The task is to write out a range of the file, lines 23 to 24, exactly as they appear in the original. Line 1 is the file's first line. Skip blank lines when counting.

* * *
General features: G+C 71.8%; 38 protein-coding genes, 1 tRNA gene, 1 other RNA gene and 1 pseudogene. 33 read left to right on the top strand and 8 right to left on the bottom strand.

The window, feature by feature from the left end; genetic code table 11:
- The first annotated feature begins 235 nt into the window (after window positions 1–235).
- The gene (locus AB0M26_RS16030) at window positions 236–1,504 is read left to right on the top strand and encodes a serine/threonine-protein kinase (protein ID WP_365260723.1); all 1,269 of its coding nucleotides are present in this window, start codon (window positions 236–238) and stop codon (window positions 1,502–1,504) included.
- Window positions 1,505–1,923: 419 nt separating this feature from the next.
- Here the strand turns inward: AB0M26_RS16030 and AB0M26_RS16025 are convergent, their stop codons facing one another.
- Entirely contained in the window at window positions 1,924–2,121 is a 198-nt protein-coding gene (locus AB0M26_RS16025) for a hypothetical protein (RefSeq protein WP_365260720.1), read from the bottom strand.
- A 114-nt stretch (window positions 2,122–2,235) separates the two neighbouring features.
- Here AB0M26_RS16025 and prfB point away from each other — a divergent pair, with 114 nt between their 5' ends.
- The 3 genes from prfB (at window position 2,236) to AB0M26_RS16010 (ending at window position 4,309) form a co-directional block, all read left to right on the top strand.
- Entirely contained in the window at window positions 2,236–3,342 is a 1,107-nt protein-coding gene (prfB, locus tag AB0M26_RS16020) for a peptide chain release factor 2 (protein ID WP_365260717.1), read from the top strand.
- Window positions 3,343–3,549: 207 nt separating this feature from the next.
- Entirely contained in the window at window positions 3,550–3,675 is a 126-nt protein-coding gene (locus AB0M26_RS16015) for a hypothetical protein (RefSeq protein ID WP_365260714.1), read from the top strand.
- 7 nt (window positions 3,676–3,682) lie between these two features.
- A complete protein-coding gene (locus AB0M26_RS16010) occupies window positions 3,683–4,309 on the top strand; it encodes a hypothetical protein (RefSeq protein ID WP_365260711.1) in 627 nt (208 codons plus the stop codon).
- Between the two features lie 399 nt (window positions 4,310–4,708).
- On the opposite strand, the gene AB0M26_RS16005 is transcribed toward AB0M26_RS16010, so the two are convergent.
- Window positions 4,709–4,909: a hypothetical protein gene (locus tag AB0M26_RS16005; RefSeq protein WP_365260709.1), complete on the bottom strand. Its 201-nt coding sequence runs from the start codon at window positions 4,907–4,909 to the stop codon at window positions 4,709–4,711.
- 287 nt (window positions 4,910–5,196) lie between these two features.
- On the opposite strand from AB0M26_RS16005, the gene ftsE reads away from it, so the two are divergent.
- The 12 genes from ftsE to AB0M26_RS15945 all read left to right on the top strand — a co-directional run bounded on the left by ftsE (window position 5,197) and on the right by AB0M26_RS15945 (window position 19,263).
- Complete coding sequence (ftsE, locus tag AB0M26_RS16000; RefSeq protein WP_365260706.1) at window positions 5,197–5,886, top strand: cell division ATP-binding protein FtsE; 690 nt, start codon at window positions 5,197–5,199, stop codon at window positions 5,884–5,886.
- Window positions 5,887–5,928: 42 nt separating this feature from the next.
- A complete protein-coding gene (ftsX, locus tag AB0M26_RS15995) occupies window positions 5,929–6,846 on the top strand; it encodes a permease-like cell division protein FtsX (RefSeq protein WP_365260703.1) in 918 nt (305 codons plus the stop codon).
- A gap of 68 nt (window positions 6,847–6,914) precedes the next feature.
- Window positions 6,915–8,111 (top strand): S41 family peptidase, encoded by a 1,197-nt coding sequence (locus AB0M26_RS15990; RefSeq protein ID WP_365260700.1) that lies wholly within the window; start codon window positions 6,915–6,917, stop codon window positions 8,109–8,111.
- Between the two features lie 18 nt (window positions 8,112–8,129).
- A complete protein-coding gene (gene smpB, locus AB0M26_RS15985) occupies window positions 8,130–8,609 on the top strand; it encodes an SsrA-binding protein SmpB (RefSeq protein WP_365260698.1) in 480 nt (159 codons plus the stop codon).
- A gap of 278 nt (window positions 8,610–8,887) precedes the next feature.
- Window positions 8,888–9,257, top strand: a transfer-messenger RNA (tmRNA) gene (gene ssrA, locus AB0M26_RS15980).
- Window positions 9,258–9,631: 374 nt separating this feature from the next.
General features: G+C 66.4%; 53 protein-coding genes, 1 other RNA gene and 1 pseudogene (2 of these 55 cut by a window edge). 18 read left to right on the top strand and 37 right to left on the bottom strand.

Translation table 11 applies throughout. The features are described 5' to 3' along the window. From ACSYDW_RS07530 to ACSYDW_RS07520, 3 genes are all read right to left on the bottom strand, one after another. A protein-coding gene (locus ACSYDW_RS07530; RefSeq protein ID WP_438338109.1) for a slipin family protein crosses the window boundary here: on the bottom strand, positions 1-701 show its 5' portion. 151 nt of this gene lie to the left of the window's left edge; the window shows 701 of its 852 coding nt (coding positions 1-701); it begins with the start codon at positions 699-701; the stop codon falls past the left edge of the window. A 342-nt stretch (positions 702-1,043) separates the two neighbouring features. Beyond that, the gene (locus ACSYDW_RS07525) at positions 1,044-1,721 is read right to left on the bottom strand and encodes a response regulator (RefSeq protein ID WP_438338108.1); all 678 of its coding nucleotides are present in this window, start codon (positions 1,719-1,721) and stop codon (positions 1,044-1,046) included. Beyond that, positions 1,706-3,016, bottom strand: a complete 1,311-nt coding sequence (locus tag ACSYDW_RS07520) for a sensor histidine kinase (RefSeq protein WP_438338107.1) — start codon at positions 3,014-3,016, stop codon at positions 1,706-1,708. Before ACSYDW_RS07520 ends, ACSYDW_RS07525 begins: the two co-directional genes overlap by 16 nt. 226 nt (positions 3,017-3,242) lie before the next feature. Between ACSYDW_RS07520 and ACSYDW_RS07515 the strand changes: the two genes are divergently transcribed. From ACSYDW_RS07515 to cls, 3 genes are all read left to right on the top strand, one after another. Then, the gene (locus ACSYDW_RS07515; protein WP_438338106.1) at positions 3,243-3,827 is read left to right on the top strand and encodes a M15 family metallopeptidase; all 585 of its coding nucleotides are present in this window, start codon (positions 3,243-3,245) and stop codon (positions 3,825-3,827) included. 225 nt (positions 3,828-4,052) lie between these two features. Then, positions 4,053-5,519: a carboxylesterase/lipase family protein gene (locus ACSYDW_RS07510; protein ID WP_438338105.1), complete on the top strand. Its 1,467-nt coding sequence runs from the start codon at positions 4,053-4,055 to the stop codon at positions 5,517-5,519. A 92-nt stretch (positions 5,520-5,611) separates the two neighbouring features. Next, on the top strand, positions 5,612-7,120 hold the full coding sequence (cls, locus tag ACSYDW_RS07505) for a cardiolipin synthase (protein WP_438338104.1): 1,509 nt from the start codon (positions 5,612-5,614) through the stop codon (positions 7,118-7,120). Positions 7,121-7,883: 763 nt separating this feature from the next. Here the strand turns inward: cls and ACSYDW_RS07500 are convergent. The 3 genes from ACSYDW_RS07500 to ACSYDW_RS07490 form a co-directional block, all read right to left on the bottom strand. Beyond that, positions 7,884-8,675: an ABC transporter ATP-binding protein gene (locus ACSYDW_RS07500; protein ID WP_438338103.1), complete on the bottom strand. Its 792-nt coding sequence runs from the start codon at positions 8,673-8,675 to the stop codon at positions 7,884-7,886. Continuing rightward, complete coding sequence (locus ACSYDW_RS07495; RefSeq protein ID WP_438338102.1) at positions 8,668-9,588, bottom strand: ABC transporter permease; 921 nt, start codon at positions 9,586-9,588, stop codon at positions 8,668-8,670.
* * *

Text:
- Window positions 5,887–5,928: 42 nt separating this feature from the next.
- A complete protein-coding gene (ftsX, locus tag AB0M26_RS15995) occupies window positions 5,929–6,846 on the top strand; it encodes a permease-like cell division protein FtsX (RefSeq protein WP_365260703.1) in 918 nt (305 codons plus the stop codon).